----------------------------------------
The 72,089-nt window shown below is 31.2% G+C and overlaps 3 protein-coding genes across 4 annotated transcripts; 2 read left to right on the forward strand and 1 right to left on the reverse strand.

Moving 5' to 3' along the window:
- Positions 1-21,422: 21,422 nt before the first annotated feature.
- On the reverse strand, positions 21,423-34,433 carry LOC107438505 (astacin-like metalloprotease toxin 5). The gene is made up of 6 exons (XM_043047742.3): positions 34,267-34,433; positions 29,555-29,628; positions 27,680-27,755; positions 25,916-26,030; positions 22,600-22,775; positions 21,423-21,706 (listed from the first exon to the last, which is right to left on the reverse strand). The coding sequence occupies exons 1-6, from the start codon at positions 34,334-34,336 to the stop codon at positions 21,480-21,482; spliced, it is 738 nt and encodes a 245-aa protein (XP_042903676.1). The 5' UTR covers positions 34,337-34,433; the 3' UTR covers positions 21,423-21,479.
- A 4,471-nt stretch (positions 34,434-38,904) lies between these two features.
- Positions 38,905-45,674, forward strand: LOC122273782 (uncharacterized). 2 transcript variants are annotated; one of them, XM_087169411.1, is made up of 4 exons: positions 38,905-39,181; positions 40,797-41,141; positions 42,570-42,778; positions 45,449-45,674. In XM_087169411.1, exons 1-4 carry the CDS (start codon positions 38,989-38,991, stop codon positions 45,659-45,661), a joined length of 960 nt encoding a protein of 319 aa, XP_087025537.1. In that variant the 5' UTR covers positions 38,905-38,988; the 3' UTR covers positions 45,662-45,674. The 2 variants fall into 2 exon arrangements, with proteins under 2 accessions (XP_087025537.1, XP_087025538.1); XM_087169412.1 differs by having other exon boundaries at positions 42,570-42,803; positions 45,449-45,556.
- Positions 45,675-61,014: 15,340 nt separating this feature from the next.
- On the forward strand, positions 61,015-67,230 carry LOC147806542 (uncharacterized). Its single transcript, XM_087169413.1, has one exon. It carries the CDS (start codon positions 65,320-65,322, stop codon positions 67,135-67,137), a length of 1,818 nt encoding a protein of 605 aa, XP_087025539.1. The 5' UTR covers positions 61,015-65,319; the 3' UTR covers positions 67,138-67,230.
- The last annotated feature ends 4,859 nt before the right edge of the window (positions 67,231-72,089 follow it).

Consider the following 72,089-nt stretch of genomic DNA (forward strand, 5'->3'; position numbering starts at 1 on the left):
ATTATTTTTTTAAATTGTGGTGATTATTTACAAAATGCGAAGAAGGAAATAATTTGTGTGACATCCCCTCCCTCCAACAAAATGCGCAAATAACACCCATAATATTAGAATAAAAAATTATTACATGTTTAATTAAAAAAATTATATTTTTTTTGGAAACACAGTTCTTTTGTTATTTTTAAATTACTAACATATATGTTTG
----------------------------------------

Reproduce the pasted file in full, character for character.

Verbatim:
The 72,089-nt window shown below is 31.2% G+C and overlaps 3 protein-coding genes across 4 annotated transcripts; 2 read left to right on the forward strand and 1 right to left on the reverse strand.

Moving 5' to 3' along the window:
- Positions 1-21,422: 21,422 nt before the first annotated feature.
- On the reverse strand, positions 21,423-34,433 carry LOC107438505 (astacin-like metalloprotease toxin 5). The gene is made up of 6 exons (XM_043047742.3): positions 34,267-34,433; positions 29,555-29,628; positions 27,680-27,755; positions 25,916-26,030; positions 22,600-22,775; positions 21,423-21,706 (listed from the first exon to the last, which is right to left on the reverse strand). The coding sequence occupies exons 1-6, from the start codon at positions 34,334-34,336 to the stop codon at positions 21,480-21,482; spliced, it is 738 nt and encodes a 245-aa protein (XP_042903676.1). The 5' UTR covers positions 34,337-34,433; the 3' UTR covers positions 21,423-21,479.
- A 4,471-nt stretch (positions 34,434-38,904) lies between these two features.
- Positions 38,905-45,674, forward strand: LOC122273782 (uncharacterized). 2 transcript variants are annotated; one of them, XM_087169411.1, is made up of 4 exons: positions 38,905-39,181; positions 40,797-41,141; positions 42,570-42,778; positions 45,449-45,674. In XM_087169411.1, exons 1-4 carry the CDS (start codon positions 38,989-38,991, stop codon positions 45,659-45,661), a joined length of 960 nt encoding a protein of 319 aa, XP_087025537.1. In that variant the 5' UTR covers positions 38,905-38,988; the 3' UTR covers positions 45,662-45,674. The 2 variants fall into 2 exon arrangements, with proteins under 2 accessions (XP_087025537.1, XP_087025538.1); XM_087169412.1 differs by having other exon boundaries at positions 42,570-42,803; positions 45,449-45,556.
- Positions 45,675-61,014: 15,340 nt separating this feature from the next.
- On the forward strand, positions 61,015-67,230 carry LOC147806542 (uncharacterized). Its single transcript, XM_087169413.1, has one exon. It carries the CDS (start codon positions 65,320-65,322, stop codon positions 67,135-67,137), a length of 1,818 nt encoding a protein of 605 aa, XP_087025539.1. The 5' UTR covers positions 61,015-65,319; the 3' UTR covers positions 67,138-67,230.
- The last annotated feature ends 4,859 nt before the right edge of the window (positions 67,231-72,089 follow it).

Consider the following 72,089-nt stretch of genomic DNA (forward strand, 5'->3'; position numbering starts at 1 on the left):
ATTATTTTTTTAAATTGTGGTGATTATTTACAAAATGCGAAGAAGGAAATAATTTGTGTGACATCCCCTCCCTCCAACAAAATGCGCAAATAACACCCATAATATTAGAATAAAAAATTATTACATGTTTAATTAAAAAAATTATATTTTTTTTGGAAACACAGTTCTTTTGTTATTTTTAAATTACTAACATATATGTTTG